Home

Win32 Controls: The Color Dialog Box

 

Introduction to the Color Dialog Box

 

Description

To provide the selection of colors on Microsoft Windows applications, the operating system provides a common dialog box appropriate for such tasks. The Color dialog box is used by various reasons to let the user set or change a color of an object such as the background color of a control or the color used to paint an object. When it displays, by default, the dialog box appears as follows:

 
The Color Dialog Box

 

This displays a constant list of colors to the user. If none of the available colors is appropriate for the task at hand, the user can click the Define Custom Colors button to expand the dialog box:

The expanded Color dialog box allows the user to either select one of the preset colors or to custom create a color by specifying its red, green, and blue values.

The user can change the color in four different areas. The top left section displays a list of 48 predefined colors. If the desired color is not in that section, the user can click and drag the mouse in the multi-colored palette. The user can also drag the right bar that displays a range based on the color of the palette; the user can scroll up and down by dragging the arrow. For more precision, the user can type the Red, Green and Blue values. Each uses a integral value that ranges from 1 to 255.

Creating a Color Dialog Box

In the VCL, the color dialog box is available through a class named TColorDialog. The TColorDialog class is derived from the TCommonDialog class. The TCommonDialog class is derived from TComponent.

To visually add a Color dialog box to your application, from the Dialogs section of the Tool Palette, click the TColorDialog button TColorDialog and click anywhere on the form. To programmatically create a color dialog box, declare a variable of type TColorDialog. Here is an example:

procedure TForm1.btnColorClick(Sender: TObject);
var Dlg : TColorDialog;
begin
    Dlg := TColorDialog.Create(Form1);
end;

Characteristics of the Color Dialog Box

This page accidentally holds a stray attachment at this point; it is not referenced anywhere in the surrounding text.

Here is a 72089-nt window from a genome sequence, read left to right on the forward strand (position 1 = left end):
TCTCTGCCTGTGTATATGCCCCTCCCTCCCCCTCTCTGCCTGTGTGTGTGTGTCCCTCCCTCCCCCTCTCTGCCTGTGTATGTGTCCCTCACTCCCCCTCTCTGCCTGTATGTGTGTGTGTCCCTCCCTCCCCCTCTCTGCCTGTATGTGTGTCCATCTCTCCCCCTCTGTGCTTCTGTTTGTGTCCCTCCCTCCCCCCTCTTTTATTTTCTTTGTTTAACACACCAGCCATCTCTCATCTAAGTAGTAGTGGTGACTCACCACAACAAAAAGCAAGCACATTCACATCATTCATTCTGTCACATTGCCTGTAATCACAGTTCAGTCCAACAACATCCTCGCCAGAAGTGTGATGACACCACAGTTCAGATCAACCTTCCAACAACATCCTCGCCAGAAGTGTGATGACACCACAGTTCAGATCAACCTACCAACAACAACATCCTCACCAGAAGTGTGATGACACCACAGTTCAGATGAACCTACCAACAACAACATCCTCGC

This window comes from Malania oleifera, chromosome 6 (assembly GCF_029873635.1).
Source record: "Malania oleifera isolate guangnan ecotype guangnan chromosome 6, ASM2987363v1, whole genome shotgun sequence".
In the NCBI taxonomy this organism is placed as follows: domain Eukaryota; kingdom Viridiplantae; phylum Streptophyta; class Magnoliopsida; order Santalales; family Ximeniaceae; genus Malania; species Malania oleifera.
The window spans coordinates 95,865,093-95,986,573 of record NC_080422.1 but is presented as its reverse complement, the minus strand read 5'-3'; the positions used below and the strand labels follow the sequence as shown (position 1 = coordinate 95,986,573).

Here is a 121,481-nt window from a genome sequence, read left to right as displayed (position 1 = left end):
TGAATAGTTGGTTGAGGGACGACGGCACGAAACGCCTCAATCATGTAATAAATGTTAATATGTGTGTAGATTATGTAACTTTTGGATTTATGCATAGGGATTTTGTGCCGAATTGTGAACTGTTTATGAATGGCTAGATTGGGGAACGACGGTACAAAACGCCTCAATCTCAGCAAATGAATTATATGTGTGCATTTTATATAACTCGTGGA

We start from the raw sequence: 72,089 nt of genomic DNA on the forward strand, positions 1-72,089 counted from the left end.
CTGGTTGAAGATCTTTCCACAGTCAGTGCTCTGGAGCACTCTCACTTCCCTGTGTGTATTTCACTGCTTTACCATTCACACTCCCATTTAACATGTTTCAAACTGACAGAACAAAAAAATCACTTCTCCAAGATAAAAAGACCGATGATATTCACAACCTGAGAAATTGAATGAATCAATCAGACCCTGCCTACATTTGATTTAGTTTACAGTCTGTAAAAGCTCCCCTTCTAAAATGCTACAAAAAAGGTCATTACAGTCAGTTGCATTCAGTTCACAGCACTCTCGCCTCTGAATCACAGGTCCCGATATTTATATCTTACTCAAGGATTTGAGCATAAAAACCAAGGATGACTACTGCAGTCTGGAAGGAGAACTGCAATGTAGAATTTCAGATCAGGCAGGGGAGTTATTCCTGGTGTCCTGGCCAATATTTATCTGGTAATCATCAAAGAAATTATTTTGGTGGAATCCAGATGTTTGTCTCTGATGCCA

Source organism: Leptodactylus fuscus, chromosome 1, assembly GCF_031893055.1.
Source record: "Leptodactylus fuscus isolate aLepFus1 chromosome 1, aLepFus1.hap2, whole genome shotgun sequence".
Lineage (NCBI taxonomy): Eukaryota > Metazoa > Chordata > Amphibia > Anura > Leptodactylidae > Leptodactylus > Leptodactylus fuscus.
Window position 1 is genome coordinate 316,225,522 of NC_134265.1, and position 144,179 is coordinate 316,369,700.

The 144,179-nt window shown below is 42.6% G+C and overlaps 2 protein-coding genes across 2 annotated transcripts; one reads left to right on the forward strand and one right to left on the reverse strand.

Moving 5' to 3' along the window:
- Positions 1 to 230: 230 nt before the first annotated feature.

The Color

The most important and most obvious property of the Color dialog box is the selected color once the user has made a choice. To provide this information, the TColorDialog class is equipped with the Color property:

property Color: TColor read FColor write FColor;

When the user opens the dialog, you can set the default color on the Object Inspector using the Color property. You can also set this color programmatically as follows:

procedure TForm1.btnColorClick(Sender: TObject);
var Dlg : TColorDialog;
begin
    Dlg := TColorDialog.Create(Form1);
    Dlg.Color := clRed;
end;

When the user has finished using the Color dialog box and clicks OK, you can find out what color was selected by using the TColorDialog.Color property.

The Size of the Dialog Box

You can control the regular or full size of the dialog using the Options property:

property Options: TColorDialogOptions read FOptions write FOptions;

At design time, to manipulate the options, on the Object Inspector, click the + button on the Options field to expand it. Since the options are controlled by the TColorDialogOption is a set, you can specify as many options as you want:

procedure TForm1.btnColorClick(Sender: TObject);
var Dlg : TColorDialog;
begin
    Dlg := TColorDialog.Create(Form1);
    Dlg.Color := clRed;

    Dlg.Options := [cdFullOpen, cdAnyColor];
end;

Custom Colors

If you want to supply the user with a set of colors of your choice, you can do this using a list of custom colors. To create this list, click the CustomColor field to reveal its ellipsis button, then click that button to display the String List Editor dialog box. You can specify up to 16 colors. The colors are named ColorA, ColorB, ColorC, and so on up to ColorP. To create the list, type the ordinal name and assign it an integer number. Here is an example:

String List Editor

Using the Dialog Box

The most important method of the Color dialog is the Execute() member function. This method occurs when the user clicks OK or presses Enter after selecting a color. You can use it to get the selected color and use it as you see fit. The following example displays a Color dialog when the user clicks a button on the form. When the user clicks OK on the Color dialog, the selected color is applied to the background of the form:

procedure TForm1.btnColorClick(Sender: TObject);
var Dlg : TColorDialog;
begin
    Dlg := TColorDialog.Create(Form1);
    Dlg.Color := clRed;

    Dlg.Options := [cdFullOpen, cdAnyColor];

    Dlg.Execute;
    Color := Dlg.Color;
end;

The most efficient approach is to make sure that the dialog was opened and closed successfully, then retrieve the color if the user clicked OK to close the dialog. This is done through a conditional call, as follows:

procedure TForm1.btnColorClick(Sender: TObject);
var Dlg : TColorDialog;
begin
    Dlg := TColorDialog.Create(Form1);

    if Dlg.Execute then
    	Color := Dlg.Color;
end;
 
 
 
 

Home Copyright © 2010 FunctionX, Inc.